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UNITED STATES v. LEWIS

UNITED STATES DISTRICT COURT FOR THE SOUTHERN DISTRICT OF NEW YORK


April 11, 1967

UNITED STATES of America,
v.
Leon J. LEWIS, Defendant

The opinion of the court was delivered by: BONSAL

MEMORANDUM

 BONSAL, District Judge.

 Defendant, named in an eleven-count indictment charging substantive violations of 26 U.S.C. §§ 5171(a), 5173(a), 5178, 5179, and 5601(a)(1), (2), (4), (6), and (7), moves for a Bill of Particulars pursuant to Rule 7(f), F.R. Crim.P., and for discovery and inspection pursuant to Rule 16, F.R.Crim.P.

 Prior to argument, counsel for defendant agreed to narrow the scope of the request for particulars, and a Bill of Particulars responding to the request as modified has been served and filed. Therefore, at argument the motion in this respect was withdrawn without prejudice.

 By the motion for discovery and inspection, defendant seeks to inspect and copy the following:

 1. All written or recorded statements or confessions made by the defendant, or copies thereof, within the possession, custody or control of the government;

 2. All results or reports of physical or mental examinations and of scientific tests or experiments made in connection with the crimes charged in the indictment, or copies thereof, within the possession, custody or control of the government;

 3. The recorded testimony of the defendant before any grand jury with respect to the particular acts referred to in the indictment of this case;

 4. All books, papers, documents, tangible objects, buildings or places or copies or portions thereof, which are within the possession, custody or control of the government, and which are referred to in the indictment of this case, or are referred to in any complaint, warrant, affidavit or other legal document preceding the date of filing of the indictment, including, without limitation, the affidavit of the superintendent of the apartment building at 12 West 132nd Street, New York City, New York, and the affidavit of Pedreto Gibel referred to in the complaint filed with the United States Commissioner for the Southern District of New York in this case.

 As to items 1 and 3, the Government in its affidavit states that there are no such statements, confessions or testimony.

 As to item 2, the Government has agreed to furnish the defendant with the chemical analyses of samples of the materials found in the stills that are the subjects of the indictment, and states that no other reports or results exist.

 As to item 4, defense counsel has agreed to narrow the scope of this request to cover only the two affidavits specifically mentioned therein and referred to in the complaint dated July 7, 1965, seeking a Commissioner's warrant for the arrest of the defendant in connection with the crime charged in Count 1 of the indictment.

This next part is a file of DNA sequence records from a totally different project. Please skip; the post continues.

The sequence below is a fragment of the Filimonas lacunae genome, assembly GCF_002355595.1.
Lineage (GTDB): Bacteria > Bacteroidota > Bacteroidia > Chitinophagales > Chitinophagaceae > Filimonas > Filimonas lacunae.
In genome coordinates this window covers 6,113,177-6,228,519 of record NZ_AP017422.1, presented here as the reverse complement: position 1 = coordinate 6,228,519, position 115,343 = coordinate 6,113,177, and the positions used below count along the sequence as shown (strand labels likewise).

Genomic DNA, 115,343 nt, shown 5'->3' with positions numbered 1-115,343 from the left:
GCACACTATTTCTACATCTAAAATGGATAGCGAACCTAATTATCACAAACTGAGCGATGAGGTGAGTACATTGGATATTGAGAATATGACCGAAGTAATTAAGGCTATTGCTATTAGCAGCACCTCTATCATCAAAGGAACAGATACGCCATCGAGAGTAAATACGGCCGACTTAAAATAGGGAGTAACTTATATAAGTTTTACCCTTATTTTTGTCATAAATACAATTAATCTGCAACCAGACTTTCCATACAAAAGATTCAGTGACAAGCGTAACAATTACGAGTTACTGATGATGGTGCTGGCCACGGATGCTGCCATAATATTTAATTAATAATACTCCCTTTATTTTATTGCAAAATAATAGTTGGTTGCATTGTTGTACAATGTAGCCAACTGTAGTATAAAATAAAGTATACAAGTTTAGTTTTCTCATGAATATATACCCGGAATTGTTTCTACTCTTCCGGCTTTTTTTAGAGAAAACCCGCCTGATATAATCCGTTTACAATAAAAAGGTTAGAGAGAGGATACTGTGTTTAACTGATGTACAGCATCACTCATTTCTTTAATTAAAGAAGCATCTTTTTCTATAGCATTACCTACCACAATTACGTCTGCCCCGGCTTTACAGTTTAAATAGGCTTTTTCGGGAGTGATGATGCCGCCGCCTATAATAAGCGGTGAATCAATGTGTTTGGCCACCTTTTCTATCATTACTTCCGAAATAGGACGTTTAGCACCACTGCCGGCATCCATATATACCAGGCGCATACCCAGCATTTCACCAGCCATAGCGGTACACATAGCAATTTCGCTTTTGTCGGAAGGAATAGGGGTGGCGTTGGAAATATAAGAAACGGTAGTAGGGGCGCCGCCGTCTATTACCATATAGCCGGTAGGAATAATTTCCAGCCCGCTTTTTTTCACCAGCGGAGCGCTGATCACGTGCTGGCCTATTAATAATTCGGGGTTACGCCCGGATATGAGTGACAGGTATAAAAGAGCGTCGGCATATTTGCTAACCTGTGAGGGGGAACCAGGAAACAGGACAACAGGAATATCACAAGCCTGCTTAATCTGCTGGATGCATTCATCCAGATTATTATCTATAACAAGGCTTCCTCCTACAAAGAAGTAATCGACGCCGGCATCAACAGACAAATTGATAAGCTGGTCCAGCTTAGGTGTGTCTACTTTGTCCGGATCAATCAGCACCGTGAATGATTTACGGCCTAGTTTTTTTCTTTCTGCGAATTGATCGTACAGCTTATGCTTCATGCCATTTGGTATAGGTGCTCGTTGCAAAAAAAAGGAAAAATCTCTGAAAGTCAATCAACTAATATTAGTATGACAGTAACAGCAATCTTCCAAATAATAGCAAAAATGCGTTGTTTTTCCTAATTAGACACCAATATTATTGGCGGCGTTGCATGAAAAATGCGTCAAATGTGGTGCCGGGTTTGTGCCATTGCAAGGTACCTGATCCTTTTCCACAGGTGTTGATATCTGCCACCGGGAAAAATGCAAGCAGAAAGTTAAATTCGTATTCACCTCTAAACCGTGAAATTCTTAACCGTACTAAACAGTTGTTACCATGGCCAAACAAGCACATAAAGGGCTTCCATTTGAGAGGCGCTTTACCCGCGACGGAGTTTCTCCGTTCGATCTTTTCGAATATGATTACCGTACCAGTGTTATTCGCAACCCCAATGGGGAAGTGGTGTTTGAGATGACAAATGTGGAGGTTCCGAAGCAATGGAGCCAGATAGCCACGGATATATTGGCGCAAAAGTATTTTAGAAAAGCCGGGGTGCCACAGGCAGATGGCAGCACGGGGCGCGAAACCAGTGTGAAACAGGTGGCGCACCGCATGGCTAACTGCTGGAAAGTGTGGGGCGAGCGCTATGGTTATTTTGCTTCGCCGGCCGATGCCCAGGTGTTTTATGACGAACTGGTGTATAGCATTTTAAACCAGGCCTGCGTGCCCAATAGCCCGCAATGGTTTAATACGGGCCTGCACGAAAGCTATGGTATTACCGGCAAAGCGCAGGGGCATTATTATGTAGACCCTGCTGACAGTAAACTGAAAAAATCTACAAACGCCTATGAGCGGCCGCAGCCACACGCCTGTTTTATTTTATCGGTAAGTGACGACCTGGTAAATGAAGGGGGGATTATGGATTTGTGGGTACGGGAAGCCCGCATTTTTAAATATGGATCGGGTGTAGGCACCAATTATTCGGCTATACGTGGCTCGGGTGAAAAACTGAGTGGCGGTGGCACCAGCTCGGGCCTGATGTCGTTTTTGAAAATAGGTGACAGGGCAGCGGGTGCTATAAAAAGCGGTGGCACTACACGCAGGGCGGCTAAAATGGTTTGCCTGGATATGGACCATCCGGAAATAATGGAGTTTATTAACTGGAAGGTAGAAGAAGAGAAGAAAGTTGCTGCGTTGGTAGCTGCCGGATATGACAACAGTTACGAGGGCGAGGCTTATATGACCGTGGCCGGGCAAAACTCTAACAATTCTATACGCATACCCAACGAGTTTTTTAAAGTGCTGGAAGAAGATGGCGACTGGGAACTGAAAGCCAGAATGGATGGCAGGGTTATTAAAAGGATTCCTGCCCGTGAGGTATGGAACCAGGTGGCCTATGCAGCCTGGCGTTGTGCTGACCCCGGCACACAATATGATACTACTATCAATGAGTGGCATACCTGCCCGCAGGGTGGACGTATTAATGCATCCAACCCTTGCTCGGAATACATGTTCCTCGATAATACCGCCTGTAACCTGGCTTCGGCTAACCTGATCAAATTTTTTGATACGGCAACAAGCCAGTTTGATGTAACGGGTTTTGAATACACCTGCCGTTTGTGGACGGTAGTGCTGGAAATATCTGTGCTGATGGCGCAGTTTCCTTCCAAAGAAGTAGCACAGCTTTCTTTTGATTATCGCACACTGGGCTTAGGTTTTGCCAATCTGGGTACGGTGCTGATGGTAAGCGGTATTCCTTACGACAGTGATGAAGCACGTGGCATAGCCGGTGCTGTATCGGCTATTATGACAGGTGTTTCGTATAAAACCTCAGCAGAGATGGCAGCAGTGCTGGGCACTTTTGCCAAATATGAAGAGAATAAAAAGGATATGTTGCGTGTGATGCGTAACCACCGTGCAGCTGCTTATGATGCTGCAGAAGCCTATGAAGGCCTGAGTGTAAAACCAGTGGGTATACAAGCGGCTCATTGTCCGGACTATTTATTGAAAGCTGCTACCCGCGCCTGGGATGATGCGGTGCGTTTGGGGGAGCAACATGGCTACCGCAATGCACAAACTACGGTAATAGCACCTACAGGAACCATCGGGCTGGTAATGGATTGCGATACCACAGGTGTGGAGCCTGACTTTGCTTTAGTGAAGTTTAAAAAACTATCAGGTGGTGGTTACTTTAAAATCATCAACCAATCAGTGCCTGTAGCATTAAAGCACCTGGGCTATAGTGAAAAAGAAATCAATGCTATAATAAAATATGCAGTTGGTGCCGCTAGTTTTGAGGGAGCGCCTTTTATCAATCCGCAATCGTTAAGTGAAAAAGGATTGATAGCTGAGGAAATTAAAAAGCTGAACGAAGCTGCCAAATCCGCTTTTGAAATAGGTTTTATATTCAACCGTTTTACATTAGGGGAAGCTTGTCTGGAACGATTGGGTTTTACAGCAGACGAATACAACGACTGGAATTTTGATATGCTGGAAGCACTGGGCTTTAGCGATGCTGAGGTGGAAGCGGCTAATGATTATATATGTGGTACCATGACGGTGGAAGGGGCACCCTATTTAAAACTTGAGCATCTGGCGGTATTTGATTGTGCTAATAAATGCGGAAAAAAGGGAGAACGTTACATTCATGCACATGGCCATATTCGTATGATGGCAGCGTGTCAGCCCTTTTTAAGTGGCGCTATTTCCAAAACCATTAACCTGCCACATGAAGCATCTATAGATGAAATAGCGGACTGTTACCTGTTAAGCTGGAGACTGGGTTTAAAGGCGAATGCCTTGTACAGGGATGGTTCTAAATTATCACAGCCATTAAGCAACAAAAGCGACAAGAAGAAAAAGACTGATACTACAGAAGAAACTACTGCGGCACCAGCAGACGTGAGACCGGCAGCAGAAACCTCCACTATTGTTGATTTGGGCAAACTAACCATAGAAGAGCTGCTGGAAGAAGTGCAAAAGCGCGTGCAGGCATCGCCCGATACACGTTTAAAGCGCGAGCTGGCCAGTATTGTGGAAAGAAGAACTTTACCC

Having inspected the two affidavits in camera, the Court determines that they are not discoverable under Rule 16. The affidavits were not attached to the July 7 complaint or furnished to the Commissioner in support of the warrant. They constitute statements by prospective Government witnesses and, as such, are specifically immune from discovery under Rule 16(b). Moreover, 18 U.S.C. § 3500(a) explicitly provides that such statements shall not be the subject of subpoena, discovery, or inspection until the witness whose statement is sought has testified on direct examination in the trial of the case.

 Defendant contends, nonetheless, that he should be permitted to inspect the affidavits because he might have seen them at a preliminary hearing had the hearing not been adjourned when he was without counsel. Defendant was arraigned on December 19, 1966 and a preliminary hearing, first set for December 29, 1966, was subsequently adjourned to January 5, 1967. The grand jury indictment was returned on January 3, 1967 and the preliminary hearing was never held.

 The short answer to this argument is that the function of a preliminary hearing is not one of discovery, but one of determining probable cause to hold the defendant. Even conceding that a preliminary hearing may serve tangentially as a discovery device, 8 Moore, Federal Practice, para. 16.04 (2d ed. 1966), it does not appear that the adjournment of the preliminary hearing was part of an "oppressive design for delay" to prejudice his rights. See, United States v. Wilson, 342 F.2d 782, 783 (2d Cir. 1965). Therefore, there is no reason for not adhering to the mandate expressed in Rule 16(b) and 18 U.S.C. § 3500 to the effect that witnesses' affidavits are not discoverable prior to trial.

 For the foregoing reasons, defendant's motion for discovery and inspection is denied except insofar as the Government has consented to furnish the defendant with the chemical analyses of materials found in stills that are the subjects of the indictment. If the Government has not already done so, these analyses will be turned over to the defendant for inspection and copying within ten days.

 It is so ordered.

19670411

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